And the urea?  It’s ONE of the ways diesel engines are designed to meet clean air standards.  I’m just learning about this, and smart people have been working on this for a long time.

 

Mary Turecamo, 4300 hp and waiting for a ship at the Narrows, could not look better.  She’s an almost 40-year-old product of Matton Shipyard.  In fact, she was their last product.

Christiana heads out as

Virginia, 1440 hp and launched in 1979,  comes in

from sea, out of the haze.

Christiana was launched in Marinette WI in 2007, a year after Brandywine and a few years after the Molinari class of Staten Island ferries.  She’s married to Double Skin 143, another Marinette vessel.

Barney Turecamo (1995 and 5100)  and  barge Georgia gets rotated by Marie J Turecamo (1968 and 2250). Yesterday I started a re-read of the 1956 book Tug Boat:  The Moran Story, and am finding it very satisfying.

Here’s a dense pack over at the east end of IMTT:  Josephine, Evelyn Cutler, and Cape Lookout:  (2018 and 4560), (1973 and 3900), and (2018 and 5000).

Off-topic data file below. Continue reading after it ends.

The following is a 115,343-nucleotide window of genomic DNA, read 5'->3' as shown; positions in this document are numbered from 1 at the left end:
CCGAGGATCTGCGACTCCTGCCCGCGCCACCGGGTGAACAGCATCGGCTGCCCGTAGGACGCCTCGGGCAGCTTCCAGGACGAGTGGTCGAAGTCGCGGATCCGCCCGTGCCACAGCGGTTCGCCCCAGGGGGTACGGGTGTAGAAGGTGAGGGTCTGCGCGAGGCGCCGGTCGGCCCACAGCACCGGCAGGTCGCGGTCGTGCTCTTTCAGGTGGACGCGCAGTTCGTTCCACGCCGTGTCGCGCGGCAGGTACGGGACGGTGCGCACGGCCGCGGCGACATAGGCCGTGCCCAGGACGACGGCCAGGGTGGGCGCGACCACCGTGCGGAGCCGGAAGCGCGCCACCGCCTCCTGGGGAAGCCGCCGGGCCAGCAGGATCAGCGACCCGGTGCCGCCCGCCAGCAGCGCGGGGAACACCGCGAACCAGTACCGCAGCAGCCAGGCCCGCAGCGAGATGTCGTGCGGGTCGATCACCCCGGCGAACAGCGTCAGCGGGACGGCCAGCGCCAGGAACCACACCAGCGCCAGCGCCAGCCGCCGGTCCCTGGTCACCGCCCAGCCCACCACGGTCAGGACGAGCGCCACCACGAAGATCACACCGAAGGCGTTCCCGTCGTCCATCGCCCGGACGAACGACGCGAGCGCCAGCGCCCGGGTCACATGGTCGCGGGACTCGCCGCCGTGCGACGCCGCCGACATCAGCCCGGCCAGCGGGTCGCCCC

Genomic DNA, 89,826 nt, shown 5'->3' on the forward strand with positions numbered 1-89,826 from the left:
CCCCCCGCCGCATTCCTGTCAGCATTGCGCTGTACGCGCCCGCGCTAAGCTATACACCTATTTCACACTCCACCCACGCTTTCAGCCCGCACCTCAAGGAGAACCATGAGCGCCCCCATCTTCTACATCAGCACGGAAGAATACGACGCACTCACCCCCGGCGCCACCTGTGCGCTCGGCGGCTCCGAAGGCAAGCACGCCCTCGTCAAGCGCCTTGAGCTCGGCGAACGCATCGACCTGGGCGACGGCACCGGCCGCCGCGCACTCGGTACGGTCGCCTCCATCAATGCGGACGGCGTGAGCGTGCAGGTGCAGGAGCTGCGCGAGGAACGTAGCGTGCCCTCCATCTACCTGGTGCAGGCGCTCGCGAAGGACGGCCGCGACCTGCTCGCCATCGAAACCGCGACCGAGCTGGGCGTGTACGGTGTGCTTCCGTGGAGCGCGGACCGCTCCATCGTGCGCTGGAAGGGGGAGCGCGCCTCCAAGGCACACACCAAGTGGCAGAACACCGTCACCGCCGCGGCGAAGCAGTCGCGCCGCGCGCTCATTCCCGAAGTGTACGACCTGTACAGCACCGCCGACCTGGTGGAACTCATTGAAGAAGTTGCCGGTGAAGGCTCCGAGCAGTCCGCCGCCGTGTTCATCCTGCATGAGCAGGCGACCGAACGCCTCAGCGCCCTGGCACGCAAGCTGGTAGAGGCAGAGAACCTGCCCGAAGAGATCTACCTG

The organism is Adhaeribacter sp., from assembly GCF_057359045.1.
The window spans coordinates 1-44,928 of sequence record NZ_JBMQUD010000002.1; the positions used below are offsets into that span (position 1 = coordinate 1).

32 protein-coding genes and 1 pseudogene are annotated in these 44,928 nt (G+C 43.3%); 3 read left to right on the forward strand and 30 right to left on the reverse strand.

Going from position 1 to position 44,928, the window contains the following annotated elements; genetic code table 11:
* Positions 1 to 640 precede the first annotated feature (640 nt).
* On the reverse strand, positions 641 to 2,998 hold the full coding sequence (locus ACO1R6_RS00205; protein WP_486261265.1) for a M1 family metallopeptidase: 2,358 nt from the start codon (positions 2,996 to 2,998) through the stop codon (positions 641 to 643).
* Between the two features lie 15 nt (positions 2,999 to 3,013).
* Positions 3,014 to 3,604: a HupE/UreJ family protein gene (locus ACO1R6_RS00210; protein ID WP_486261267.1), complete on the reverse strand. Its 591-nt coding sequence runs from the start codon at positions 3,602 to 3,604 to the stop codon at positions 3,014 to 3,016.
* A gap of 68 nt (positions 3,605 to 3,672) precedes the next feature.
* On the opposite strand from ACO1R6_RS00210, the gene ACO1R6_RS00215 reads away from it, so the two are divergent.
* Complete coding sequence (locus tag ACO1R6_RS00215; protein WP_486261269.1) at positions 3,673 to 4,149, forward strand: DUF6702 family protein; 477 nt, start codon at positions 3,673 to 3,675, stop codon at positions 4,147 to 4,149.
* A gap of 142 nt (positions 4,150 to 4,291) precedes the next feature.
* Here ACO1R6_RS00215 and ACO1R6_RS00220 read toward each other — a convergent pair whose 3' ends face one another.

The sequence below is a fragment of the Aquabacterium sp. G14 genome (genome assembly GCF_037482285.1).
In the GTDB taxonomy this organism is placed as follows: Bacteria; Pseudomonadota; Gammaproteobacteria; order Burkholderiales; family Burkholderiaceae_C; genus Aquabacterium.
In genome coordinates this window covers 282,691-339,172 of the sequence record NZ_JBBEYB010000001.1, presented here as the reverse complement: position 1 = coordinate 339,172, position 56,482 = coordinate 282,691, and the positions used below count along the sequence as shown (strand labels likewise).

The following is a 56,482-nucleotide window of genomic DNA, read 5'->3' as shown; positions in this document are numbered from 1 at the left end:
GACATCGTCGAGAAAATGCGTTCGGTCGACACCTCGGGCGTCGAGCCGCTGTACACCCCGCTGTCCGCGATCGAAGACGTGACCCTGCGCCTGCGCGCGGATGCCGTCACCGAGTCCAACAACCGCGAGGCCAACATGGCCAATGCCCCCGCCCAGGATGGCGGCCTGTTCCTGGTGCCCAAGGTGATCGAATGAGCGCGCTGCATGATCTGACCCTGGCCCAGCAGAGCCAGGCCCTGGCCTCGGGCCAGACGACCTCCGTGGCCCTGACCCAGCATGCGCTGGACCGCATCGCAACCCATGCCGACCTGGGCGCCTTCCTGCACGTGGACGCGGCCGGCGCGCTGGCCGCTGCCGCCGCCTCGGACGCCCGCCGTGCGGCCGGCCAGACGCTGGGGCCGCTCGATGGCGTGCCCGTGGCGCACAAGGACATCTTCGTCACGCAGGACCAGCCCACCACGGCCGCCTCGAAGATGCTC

Crystal Cutler arrived here from the shipyard in 2010 and works with 1500 hp.

She’s pushing Patricia Poling

And finally, a light Hunting Creek, 2011 and 3000 hp.

All photos and any errors, WVD.

Justine has been back in the sixth boro awhile now after quite some time away.

She’s a 1982 product of Jakobson, one of the last half dozen built there.  From this angle she reminds me of Siberian Sea, now Mike Azzolino.  She works with 4000 hp.

Recent days have seen a convergence of the Cape-class,

Cape Lookout,

Cape Henry,

and Cape Canaveral, here pushing DBL 101.